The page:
Under this light, JDL’s motive seems pretty reasonable, but given that he’s only won thrice since Suplex Sunday, he’s got the losing streak to match his teammates and color this noble statement.

Regardless, the crowd quickly got over their shock after nearly four minutes of action between Panzer and Sebastian culminated in dives and Team Sy running a Taguchi Japan-esque train on Sebastian, and JDL drawing first blood by taking Bax out with an Inasal Lock out of nowhere.

The subsequent eliminations were partitioned by a fair amount of action. Every competitor was able to pull off at least a single signature, and contributed unique moments of their own. Notable moments include Mahaba’s insistence at being shown “some g_dd____d respect”; Versoza catching SANDATA in a questionable pin during the brief Dualshock reunion before bowing out to a Kidlat; Mr. Sy actually launching himself off the top rope; and Imabayashi catching Panzer, who mistook Sebastian as the legal man, unawares with a sonic cutter in a shocking elimination.

After a Killshot from Sebastian eliminated Xaviera moments later, Rosales was left as the sole member of Team Sy. At that point, the match was already 30 minutes long, but it only felt like 10 minutes had passed. The crowd also remained charged; though the audience cycled from complete silence to cheers, they did so not out of boredom but anticipation for the next move, a sign of how well the action and eliminations were spread.

Rosales and Imabayashi must be commended for holding down the fort. They delivered with lung-blowing strikes and two-way trips to Suplex City, but what really took the cake was Rosales countering a One-Winged Angel from Imabayashi into a destructive Jackhammer.

However, Imabayashi would be saved by his teammates, whose attack on Rosales was halted by Team Sy returning. Ultimately, Mr. Sy’s efforts to help his last team member failed as Imabayashi hit the Senketsu for the win, removing Mr. Sy from his position and leaving his team in the mercy of John Sebastian.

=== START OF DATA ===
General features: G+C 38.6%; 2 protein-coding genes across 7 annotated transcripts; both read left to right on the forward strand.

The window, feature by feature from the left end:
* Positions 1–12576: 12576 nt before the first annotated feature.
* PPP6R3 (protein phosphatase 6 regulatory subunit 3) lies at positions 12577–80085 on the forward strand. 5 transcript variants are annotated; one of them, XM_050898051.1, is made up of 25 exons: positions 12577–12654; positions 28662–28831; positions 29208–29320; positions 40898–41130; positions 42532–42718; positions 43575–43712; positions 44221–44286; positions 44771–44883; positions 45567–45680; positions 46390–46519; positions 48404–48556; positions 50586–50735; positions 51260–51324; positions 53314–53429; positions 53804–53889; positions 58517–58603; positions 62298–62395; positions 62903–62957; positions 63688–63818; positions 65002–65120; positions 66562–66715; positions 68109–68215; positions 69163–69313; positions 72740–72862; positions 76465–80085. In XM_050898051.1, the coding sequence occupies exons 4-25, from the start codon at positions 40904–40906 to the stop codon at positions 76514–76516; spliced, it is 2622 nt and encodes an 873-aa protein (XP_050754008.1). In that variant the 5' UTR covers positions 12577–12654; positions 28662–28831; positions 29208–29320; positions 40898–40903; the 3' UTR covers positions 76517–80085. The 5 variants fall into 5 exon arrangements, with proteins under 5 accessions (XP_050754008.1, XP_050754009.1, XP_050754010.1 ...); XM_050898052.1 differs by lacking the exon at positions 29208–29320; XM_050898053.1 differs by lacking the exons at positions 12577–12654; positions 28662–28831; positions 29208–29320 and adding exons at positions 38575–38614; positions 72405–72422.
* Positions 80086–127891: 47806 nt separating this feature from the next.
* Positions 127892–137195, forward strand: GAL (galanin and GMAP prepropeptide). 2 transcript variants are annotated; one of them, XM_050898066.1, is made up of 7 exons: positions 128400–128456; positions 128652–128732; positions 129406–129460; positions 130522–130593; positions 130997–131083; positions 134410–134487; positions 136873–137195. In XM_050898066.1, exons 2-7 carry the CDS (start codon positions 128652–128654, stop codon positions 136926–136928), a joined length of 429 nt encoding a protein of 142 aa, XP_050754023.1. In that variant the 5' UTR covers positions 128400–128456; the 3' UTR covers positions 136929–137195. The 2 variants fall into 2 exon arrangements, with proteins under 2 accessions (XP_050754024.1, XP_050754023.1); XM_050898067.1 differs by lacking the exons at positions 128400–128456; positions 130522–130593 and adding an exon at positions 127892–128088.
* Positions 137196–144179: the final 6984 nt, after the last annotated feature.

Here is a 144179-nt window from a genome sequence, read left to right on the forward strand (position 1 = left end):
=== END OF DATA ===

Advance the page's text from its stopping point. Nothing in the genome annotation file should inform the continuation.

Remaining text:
WINNER: Team Sebastian via pinfall

While Team Sebastian is happy kicking Mr. Sy out enough to take victory selfies, JDL’s fixation with keeping PWR in the state he’s accustomed to seeing it may end the honeymoon sooner than later.

Going back to that C.S. Lewis reference, the full quote goes: “A proud man is always looking down on things and people: and, of course, as long as you are looking down, you cannot see something that is above you.”

Eschewing context for a hot minute, JDL at the moment may be blind to the full implications of Sebastian being given full control of PWR. They may see eye to eye now, but proud men crave power the most; with power being the first and foremost reason for Sebastian’s rebellion, his pride and ego may clash with JDL’s vision for the company.

(God, what a stretch.)

There’s no telling how things will play out with Team Sebastian yet; it’s all speculation at this point, and the only thing the Revonation can be certain of is that the remnants of Team Sy will face grave consequences for siding against the self-proclaimed Wrestling Lord and Savior come January.


As the finale for PWR's 2017, Vendetta delivered with a solid card that rivaled Renaissance and Wrevolution X in terms of weightiness and match quality, barring a few hiccups. It paid off stories that took a year to build and served as a final defense to some who either debuted this year or had a change of heart.

2017 in general was a star-making year for the company, with shows every month that did more than bounce the company back from near-bankruptcy in 2016. The year saw PWR build links with talent from Canada, U.S., U.K. and ASEAN countries as well as hook enough eyeballs on its shows to get more TV time and earn a sponsorship deal with Yellow Cab.

Only time will tell if 2018 will bring PWR to new heights, but it's quite implausible for the biggest pro wrestling promotion in the country to falter in its ascent.

—LBG, GMA News

Tags: pwrlive, vendetta